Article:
Chicot the Jester, by Alexandre Dumas

Chapter 33.

How the Duc d’Anjou Learned that Diana was Not Dead.

The month of April had arrived. The great cathedral of Chartres was hung with white, and the king was standing barefooted in the nave. The religious ceremonies, which were for the purpose of praying for an heir to the throne of France, were just finishing, when Henri, in the midst of the general silence, heard what seemed to him a stifled laugh. He turned round to see if Chicot were there, for he thought no one else would have dared to laugh at such a time. It was not, however, Chicot who had laughed at the sight of the two chemises of the Holy Virgin which were said to have such a prolific power, and which were just being drawn from their golden box; but it was a cavalier who had just stopped at the door of the church, and who was making his way with his muddy boots through the crowd of courtiers in their penitents’ robes and sacks. Seeing the king turn, he stopped for a moment, and Henri, irritated at seeing him arrive thus, threw an angry glance at him. The newcomer, however, continued to advance until he reached the velvet chair of M. le Duc d’Anjou, by which he knelt down. He, turning round, said, “Bussy!”

“Good morning, monseigneur.”

“Are you mad?”

“Why so?”

“To come here to see this nonsense.”

“Monseigneur, I wish to speak to you at once.”

“Where have you been for the last three weeks?”

“That is just what I have to tell you.”

“Well, you must wait until we leave the church.”

“So much the worse.”

“Patience, here is the end.”

Indeed, the king was putting on one of these chemises, and the queen another. Then they all knelt down, and afterwards the king, taking off his holy tunic, left the church.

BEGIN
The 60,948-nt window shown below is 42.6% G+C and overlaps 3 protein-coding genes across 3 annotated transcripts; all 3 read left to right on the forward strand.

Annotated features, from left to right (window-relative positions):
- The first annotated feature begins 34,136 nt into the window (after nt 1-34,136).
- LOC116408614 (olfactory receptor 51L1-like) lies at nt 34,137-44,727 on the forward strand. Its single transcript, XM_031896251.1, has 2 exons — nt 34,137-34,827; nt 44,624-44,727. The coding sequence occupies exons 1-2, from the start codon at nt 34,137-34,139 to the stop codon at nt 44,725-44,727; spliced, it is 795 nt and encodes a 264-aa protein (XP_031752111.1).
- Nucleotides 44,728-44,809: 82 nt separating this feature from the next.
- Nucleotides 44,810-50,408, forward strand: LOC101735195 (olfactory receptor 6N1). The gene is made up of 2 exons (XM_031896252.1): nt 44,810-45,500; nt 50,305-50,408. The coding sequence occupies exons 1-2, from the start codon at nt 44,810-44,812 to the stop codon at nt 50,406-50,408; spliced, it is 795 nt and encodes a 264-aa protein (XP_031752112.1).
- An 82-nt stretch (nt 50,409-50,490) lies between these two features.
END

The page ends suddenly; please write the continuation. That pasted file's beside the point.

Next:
“Now, monseigneur,” said Bussy, “shall we go to your house?”

“Yes, at once, if you have anything to tell me.”

“Plenty of things which you do not expect.”

When they were in the hotel the duke said, “Now sit down and tell me all; I feared you were dead.”

“Very likely, monseigneur.”

“You left me to look after my beautiful unknown. Who is this woman, and what am I to expect?”

“You will reap what you have sown, monseigneur — plenty of shame.”

“What do you mean?” cried the duke.

“What I said.”

“Explain yourself, monsieur; who is this woman?”

“I thought you had recognized her.”

“Then it was her?”

“Yes, monseigneur.”

“You saw her?”


“And she spoke to you?”

“Certainly. Doubtless you had reason to think her dead, and you perhaps hoped she was so.”

The duke grew pale.

“Yes, monseigneur,” continued Bussy, “although you pushed to despair a young girl of noble race, she escaped from death; but do not breathe yet, do not think yourself absolved, for, in preserving her life, she found a misfortune worse than death.”

“What is it? what has happened to her?”

“Monseigneur, a man preserved her honor and saved her life, but he made her pay for this service so dearly that she regrets his having rendered it.”


“Well, monseigneur, Mademoiselle de Méridor, to escape becoming the mistress of the Duc d’Anjou, has thrown herself into the arms of a man whom she detests, and is now Madame de Monsoreau.”

At these words the blood rushed furiously into the duke’s face.

“Is this true?” said he.

“Pardieu! I said it,” said Bussy, haughtily.

“I did not mean that; I did not doubt your word, Bussy, I wondered only if it were possible that one of my gentlemen had had the audacity to interfere between me and a woman whom I honored with my love.”

“And why not?”

“Then you would have done so?”